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An analogy for you: in the same way a person whose been in a car accident might end up with a limp or some other kind of disability for the rest of their life, there are some side-effects of PTSD that remain no matter how much work I’ve done.

Or perhaps it’s that the work is still there to be done, and one day I WILL be 100% symptom-free. Or maybe I won’t. I’m not particularly attached, either way.

I seem to have three lingering PTSD-related “things” that happen from time to time. My disability*, if you will.

1. Really crappy/patchy memory: remembering names (i.e. of yoga students) is almost futile, it can take months. Remembering that I went out for dinner with friends and had a super-fun time – just days later – isn’t easy. I write everything down. EVERYTHING. Or it doesn’t happen. I have to work exceptionally hard to remember the yoga sequences I’m teaching – which requires a lot of intention and presence.

Sure, there are memory exercises a person can do. I eat and imbibe all the foods/vitamins etc that I’m supposed to. Don’t worry, I’m on it.

But I also get really confused sometimes, in a little fog of weirdness that only time can resolve.

2. Occasional sensory overwhelm: it happened again last Friday night, but the time before that was over a year ago. It seems that even in situations unrelated to my own traumatic experience, if I don’t feel comfortable in a given environment things start to get a little whacky in Svasti-land.

Last Friday, I went with my workmates to some dive of a bar for some farewell drinks. It was below street level, deep and dark… walking in there just felt wrong in the pit of my stomach. I kept asking to leave, but I couldn’t make myself explain to my friends WHY I needed to go. So they stayed, and I spouted a bunch of semi-related reasons why I didn’t want to be there. Eventually I realised they weren’t leaving and I still wasn’t happy, so I left. And woke up the next morning feeling bloody awful: the full fight-or-flight adrenal aftermath, thank you very much.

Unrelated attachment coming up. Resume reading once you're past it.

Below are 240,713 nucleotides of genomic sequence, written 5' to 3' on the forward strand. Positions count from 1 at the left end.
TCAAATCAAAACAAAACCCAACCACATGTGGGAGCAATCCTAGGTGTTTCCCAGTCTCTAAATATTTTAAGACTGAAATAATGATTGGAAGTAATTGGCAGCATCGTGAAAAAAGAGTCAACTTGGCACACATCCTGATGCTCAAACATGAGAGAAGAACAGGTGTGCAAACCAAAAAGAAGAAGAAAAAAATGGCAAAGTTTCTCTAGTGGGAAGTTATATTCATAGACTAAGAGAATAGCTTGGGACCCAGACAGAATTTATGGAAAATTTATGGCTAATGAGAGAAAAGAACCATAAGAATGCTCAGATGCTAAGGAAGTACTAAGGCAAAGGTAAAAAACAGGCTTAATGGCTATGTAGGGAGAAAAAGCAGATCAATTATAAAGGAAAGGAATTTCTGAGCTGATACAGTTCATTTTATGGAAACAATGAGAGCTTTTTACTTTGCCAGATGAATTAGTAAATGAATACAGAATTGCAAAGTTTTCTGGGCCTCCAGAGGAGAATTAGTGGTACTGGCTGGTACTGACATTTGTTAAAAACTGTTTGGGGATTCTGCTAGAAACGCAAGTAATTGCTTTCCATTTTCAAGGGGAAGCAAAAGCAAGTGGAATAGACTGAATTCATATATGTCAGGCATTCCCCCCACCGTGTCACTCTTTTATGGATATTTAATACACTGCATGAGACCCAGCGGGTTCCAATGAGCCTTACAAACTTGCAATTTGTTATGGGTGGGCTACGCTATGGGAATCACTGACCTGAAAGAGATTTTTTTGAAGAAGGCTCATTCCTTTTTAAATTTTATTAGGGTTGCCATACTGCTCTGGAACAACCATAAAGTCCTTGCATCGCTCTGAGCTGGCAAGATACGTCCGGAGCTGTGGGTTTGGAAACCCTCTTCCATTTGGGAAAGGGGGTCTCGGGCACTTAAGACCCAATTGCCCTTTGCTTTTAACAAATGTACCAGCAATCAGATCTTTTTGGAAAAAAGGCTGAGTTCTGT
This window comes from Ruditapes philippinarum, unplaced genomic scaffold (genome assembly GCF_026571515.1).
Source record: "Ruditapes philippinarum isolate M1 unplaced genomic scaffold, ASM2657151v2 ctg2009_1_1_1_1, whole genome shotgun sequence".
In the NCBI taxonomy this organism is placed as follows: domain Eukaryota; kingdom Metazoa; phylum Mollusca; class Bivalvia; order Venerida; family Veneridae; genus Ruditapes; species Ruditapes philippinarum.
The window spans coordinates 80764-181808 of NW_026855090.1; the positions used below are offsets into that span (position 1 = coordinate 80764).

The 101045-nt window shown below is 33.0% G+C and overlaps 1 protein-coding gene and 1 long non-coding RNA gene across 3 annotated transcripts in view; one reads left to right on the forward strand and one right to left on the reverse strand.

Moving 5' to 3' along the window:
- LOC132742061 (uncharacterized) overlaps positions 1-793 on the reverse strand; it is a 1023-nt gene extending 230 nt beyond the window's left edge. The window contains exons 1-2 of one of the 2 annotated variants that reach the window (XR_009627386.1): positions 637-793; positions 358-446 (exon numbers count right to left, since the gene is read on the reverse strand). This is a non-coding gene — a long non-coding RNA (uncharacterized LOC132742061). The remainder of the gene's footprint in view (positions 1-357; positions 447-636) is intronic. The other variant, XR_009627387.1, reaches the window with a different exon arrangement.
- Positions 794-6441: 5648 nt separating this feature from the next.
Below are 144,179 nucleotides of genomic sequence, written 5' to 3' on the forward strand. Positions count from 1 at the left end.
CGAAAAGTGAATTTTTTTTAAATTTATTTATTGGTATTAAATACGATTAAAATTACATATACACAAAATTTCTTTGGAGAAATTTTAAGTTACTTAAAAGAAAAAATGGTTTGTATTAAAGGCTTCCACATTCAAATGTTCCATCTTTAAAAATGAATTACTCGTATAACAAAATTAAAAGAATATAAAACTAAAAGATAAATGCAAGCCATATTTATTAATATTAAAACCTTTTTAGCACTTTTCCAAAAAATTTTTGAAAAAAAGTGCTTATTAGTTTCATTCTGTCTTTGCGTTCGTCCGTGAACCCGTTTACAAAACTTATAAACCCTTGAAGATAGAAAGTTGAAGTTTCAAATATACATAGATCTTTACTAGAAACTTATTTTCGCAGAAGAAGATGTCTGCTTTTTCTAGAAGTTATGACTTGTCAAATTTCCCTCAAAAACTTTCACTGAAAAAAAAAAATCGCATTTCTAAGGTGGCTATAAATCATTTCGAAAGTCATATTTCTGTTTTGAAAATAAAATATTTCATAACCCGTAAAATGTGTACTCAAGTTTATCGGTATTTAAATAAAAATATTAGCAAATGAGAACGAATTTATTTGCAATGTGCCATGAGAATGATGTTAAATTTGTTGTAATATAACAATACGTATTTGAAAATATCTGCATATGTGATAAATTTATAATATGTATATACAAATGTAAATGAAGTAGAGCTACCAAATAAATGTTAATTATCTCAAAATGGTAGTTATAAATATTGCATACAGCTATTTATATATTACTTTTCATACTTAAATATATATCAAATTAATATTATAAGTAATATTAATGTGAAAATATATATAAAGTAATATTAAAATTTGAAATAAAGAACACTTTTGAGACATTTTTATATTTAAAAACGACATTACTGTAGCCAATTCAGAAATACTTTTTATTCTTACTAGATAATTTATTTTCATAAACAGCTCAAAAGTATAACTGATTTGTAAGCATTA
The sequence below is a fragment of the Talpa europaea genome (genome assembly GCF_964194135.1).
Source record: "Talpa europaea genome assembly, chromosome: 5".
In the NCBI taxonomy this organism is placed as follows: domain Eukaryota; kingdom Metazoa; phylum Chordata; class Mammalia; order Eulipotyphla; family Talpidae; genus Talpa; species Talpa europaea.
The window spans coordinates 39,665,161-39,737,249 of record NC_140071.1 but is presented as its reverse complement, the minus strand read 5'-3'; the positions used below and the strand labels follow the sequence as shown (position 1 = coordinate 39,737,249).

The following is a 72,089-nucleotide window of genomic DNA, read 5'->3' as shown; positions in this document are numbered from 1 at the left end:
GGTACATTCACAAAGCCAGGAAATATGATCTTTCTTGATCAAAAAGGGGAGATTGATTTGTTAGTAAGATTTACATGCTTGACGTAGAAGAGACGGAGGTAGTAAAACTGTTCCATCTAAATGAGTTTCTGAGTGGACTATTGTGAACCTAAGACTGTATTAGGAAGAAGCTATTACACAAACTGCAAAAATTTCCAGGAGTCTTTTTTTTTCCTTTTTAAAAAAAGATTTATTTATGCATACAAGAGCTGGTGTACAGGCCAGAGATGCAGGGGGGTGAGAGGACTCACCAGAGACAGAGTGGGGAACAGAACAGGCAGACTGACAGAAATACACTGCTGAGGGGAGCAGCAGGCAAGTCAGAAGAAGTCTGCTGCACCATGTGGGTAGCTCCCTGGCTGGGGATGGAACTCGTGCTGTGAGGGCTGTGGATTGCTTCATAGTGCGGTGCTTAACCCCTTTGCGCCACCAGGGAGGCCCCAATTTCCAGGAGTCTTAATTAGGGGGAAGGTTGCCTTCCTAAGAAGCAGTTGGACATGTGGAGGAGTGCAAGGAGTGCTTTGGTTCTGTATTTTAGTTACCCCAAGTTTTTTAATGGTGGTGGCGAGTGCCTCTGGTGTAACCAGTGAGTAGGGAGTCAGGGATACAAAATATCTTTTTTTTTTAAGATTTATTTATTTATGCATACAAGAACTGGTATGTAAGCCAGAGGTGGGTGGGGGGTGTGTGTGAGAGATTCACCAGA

It happens so rarely that even if the people I’m with know my history, they won’t always pick up what’s going on for me.

In fact, one of my co-workers’ impression of me that night is that I was being a complete bitch. He’s all – how can you be a yoga teacher, and behave like that?

Which is when I tried to explain that no one is perfect, not even yoga teachers. But he was asking me that question from his own intense self-loathing, so he didn’t really hear me.

Anyway… here’s hoping with this one, there’s a way to reduce this reaction even more. Although the main issue is that the trigger’s so random and hard to set off that… well how do you treat such triggers, eh?

3. Under duress, I’m not always a nice person: I’m not entirely convinced this is just a PTSD-thing. I come from a family of harsh and mean people. LOTS of in-fighting on both sides. Then there’s that whole thing where I grew up as the target of an exceptionally abusive older brother. I learned to fight back. Had to.

I’m 100% certain that having experienced PTSD made this personality flaw worse. Because trauma causes the traumatised to be harsh towards themselves, and then towards others by extension.

So, when I’m really stressed out, I can be a Grade A Bitch. Harsh. Mean. Unkind words.

It’s not what I practice or teach as a yogi, but for now that’s how it is. I’m not living my practice 100% off the mat, all the time. And I don’t like it at all. Not one little bit. In fact, I feel very shitty approximately thirty seconds after I’ve unleashed a torrent of evilness. I judge myself harshly for such infractions.

But unlike both sides of my family – who all have a talent for selective ignorance around their own issues – I’m not content to remain like this.

The solution to this one is obvious, I think: more yoga. Deeper immersion in studies and practice. Plus, a change of career, out of a toxic working environment that is always rush-rush-rush and so much pressure, to something more suitable for someone like me with my autoimmune condition and my PTSD disabilities…

Luckily, these are all things I’m working towards anyway. Transitioning out of the 9-5 office world. Reinventing my career to be self-employed (not that I think working for yourself is stress-free!). Going to India.

All of these things are on the cards, and actually not too far away, either.

My intention is the same as it’s been for years: continual personal evolution. This is all we can do, really. The only true change we can invoke in the world. And I’m on it. Might take a while though…



*As a side note, if you’ve ever read the Sookie Stackhouse novels, you’ll know Sookie refers to her telepathy as her “disability”. I use the term very much in the same way – these things are both a blessing and a curse. The curse part is especially because it aint always convenient to be all special needs. But it does make life interesting…